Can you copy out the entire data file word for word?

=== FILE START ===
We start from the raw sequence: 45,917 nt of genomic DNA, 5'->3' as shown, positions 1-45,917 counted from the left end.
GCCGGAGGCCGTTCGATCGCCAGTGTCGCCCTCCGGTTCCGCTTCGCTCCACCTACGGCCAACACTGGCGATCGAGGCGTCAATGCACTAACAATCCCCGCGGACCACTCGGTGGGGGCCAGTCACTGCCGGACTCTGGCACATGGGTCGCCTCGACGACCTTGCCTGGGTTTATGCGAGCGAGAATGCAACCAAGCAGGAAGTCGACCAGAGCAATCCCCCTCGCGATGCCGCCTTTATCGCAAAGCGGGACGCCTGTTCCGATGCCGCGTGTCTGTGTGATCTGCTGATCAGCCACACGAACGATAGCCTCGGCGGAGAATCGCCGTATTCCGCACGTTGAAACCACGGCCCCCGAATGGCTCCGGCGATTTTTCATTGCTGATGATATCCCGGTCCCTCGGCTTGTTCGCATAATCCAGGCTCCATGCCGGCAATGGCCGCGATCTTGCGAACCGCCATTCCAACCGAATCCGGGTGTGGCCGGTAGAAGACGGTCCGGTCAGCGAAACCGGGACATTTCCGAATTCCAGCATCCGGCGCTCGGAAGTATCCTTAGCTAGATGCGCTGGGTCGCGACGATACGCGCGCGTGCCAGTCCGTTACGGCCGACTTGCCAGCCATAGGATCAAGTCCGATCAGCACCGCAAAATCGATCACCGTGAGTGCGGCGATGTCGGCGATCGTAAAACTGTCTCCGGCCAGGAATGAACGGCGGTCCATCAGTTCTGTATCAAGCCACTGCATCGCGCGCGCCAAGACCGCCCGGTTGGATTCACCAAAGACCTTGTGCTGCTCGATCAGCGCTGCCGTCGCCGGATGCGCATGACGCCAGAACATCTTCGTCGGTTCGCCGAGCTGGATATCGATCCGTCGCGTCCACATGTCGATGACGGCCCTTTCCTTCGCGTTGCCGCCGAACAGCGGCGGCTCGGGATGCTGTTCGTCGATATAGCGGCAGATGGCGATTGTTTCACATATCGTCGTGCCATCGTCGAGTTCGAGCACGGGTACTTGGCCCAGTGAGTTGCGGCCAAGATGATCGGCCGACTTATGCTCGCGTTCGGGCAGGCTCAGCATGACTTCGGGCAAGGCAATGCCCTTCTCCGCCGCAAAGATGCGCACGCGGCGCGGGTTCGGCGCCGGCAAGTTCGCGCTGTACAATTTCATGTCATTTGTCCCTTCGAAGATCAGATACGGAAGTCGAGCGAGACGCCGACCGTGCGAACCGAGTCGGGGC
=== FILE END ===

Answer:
We start from the raw sequence: 45,917 nt of genomic DNA, 5'->3' as shown, positions 1-45,917 counted from the left end.
GCCGGAGGCCGTTCGATCGCCAGTGTCGCCCTCCGGTTCCGCTTCGCTCCACCTACGGCCAACACTGGCGATCGAGGCGTCAATGCACTAACAATCCCCGCGGACCACTCGGTGGGGGCCAGTCACTGCCGGACTCTGGCACATGGGTCGCCTCGACGACCTTGCCTGGGTTTATGCGAGCGAGAATGCAACCAAGCAGGAAGTCGACCAGAGCAATCCCCCTCGCGATGCCGCCTTTATCGCAAAGCGGGACGCCTGTTCCGATGCCGCGTGTCTGTGTGATCTGCTGATCAGCCACACGAACGATAGCCTCGGCGGAGAATCGCCGTATTCCGCACGTTGAAACCACGGCCCCCGAATGGCTCCGGCGATTTTTCATTGCTGATGATATCCCGGTCCCTCGGCTTGTTCGCATAATCCAGGCTCCATGCCGGCAATGGCCGCGATCTTGCGAACCGCCATTCCAACCGAATCCGGGTGTGGCCGGTAGAAGACGGTCCGGTCAGCGAAACCGGGACATTTCCGAATTCCAGCATCCGGCGCTCGGAAGTATCCTTAGCTAGATGCGCTGGGTCGCGACGATACGCGCGCGTGCCAGTCCGTTACGGCCGACTTGCCAGCCATAGGATCAAGTCCGATCAGCACCGCAAAATCGATCACCGTGAGTGCGGCGATGTCGGCGATCGTAAAACTGTCTCCGGCCAGGAATGAACGGCGGTCCATCAGTTCTGTATCAAGCCACTGCATCGCGCGCGCCAAGACCGCCCGGTTGGATTCACCAAAGACCTTGTGCTGCTCGATCAGCGCTGCCGTCGCCGGATGCGCATGACGCCAGAACATCTTCGTCGGTTCGCCGAGCTGGATATCGATCCGTCGCGTCCACATGTCGATGACGGCCCTTTCCTTCGCGTTGCCGCCGAACAGCGGCGGCTCGGGATGCTGTTCGTCGATATAGCGGCAGATGGCGATTGTTTCACATATCGTCGTGCCATCGTCGAGTTCGAGCACGGGTACTTGGCCCAGTGAGTTGCGGCCAAGATGATCGGCCGACTTATGCTCGCGTTCGGGCAGGCTCAGCATGACTTCGGGCAAGGCAATGCCCTTCTCCGCCGCAAAGATGCGCACGCGGCGCGGGTTCGGCGCCGGCAAGTTCGCGCTGTACAATTTCATGTCATTTGTCCCTTCGAAGATCAGATACGGAAGTCGAGCGAGACGCCGACCGTGCGAACCGAGTCGGGGC